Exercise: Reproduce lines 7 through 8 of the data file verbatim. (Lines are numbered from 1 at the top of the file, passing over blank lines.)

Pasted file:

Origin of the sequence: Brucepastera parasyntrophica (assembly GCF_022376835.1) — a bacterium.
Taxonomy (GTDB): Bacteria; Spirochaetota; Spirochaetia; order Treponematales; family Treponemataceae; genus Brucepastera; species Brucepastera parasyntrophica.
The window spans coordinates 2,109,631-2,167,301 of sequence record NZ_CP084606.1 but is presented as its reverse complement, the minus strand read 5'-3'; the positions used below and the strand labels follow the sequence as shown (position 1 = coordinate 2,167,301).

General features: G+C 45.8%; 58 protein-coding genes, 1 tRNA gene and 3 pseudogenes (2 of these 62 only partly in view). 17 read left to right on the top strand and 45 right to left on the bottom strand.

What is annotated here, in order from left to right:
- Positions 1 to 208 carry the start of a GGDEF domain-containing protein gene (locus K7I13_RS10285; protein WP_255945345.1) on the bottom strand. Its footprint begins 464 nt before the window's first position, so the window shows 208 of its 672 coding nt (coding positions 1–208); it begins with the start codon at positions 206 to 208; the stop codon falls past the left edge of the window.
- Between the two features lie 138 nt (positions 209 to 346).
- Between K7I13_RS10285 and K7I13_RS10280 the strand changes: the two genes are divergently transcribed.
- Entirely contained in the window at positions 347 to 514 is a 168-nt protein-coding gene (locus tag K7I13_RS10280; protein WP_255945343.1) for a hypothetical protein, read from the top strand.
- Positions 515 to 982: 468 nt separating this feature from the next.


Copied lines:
- Between the two features lie 138 nt (positions 209 to 346).
- Between K7I13_RS10285 and K7I13_RS10280 the strand changes: the two genes are divergently transcribed.